God lives and works among relational family life because it most reflects His nature.

 

Why Caleb Wanted to Fight For It

Why was Caleb so intent on going after the enemy at Hebron?  It has something to do with his personal experience.  Caleb was one of the twelve spies who were sent into the land of  promise to see how they were to take it.  The giants that discouraged the ten spies, and later the people, lived in Hebron.  Num 13:17-30…Moses sent them to spy out the land of Canaan…(22)  When they had gone up into the Negev, they came to Hebron where Ahiman, Sheshai and Talmai, the descendants of Anak were (the giants). …(25)  When they returned from spying out the land…they brought back word to them and to all the congregation and showed them the fruit of the land.  (27)  Thus they told him, and said, “We went in to the land where you sent us; and it certainly does flow with milk and honey, and this is its fruit.  (28)  “Nevertheless, the people who live in the land are strong, and the cities are fortified and very large; and moreover, we saw the descendants of Anak (giants) there... (30)  Then Caleb quieted the people before Moses and said, “We should by all means go up and take possession of it, for we will surely overcome it.”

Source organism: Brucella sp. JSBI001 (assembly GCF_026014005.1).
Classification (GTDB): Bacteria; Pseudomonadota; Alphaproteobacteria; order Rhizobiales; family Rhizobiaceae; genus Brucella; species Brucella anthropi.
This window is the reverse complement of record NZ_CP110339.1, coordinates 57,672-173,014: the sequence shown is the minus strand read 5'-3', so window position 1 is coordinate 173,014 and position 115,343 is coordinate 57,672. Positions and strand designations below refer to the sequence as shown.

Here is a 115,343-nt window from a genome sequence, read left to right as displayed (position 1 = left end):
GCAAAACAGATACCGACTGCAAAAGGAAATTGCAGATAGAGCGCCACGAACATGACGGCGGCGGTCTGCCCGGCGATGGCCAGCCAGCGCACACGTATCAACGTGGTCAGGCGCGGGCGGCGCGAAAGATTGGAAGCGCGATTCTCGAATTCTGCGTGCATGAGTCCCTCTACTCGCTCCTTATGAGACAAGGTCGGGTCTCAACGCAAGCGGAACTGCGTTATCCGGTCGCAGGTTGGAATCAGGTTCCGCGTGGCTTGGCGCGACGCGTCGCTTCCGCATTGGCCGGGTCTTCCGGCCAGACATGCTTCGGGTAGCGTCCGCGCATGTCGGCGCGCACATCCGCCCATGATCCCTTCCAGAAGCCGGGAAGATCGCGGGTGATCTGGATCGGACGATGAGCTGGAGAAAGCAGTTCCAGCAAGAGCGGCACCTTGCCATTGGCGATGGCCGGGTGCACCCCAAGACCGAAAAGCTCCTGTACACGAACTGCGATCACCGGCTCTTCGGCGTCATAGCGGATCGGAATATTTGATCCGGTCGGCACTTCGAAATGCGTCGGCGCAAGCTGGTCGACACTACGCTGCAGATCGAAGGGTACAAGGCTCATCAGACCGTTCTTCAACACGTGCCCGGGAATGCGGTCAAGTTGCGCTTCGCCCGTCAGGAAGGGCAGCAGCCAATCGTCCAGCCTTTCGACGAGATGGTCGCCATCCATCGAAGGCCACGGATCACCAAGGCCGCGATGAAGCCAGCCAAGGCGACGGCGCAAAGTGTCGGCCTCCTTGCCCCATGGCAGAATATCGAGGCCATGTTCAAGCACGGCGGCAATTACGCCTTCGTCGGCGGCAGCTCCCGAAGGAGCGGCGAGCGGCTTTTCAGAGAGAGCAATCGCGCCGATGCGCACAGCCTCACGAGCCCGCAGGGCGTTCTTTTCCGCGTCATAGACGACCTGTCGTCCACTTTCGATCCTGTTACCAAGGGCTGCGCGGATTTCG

I think there is a spiritual parallel today.  It seems that the biggest enemies live in the place of community/relationships.  They cause failure and discouragement that keeps God’s people from pursuing their inheritance.   I have heard it said, and it has been my personal experience in over 38 years of church life, that over 90% of church problems are not theological but relational.  Even the theological issues or other problems have underlying relational components to them.   What usually happens is that people have a hard time getting over relational hurts or challenges.  Later when theological or directional issues come up,  people’s unresolved relational issues get mixed in with them causing a much bigger problem that destroys or separates.

This is why so much attention is given in Scripture about how to walk together relationally. About 44% of the instruction in the NT letters is about how God wants us to treat one another and resolve relational conflict.  Even in the important Last Supper dialogue (John 13-17),  75% of the instruction is about walking in friendship/association with God and one another.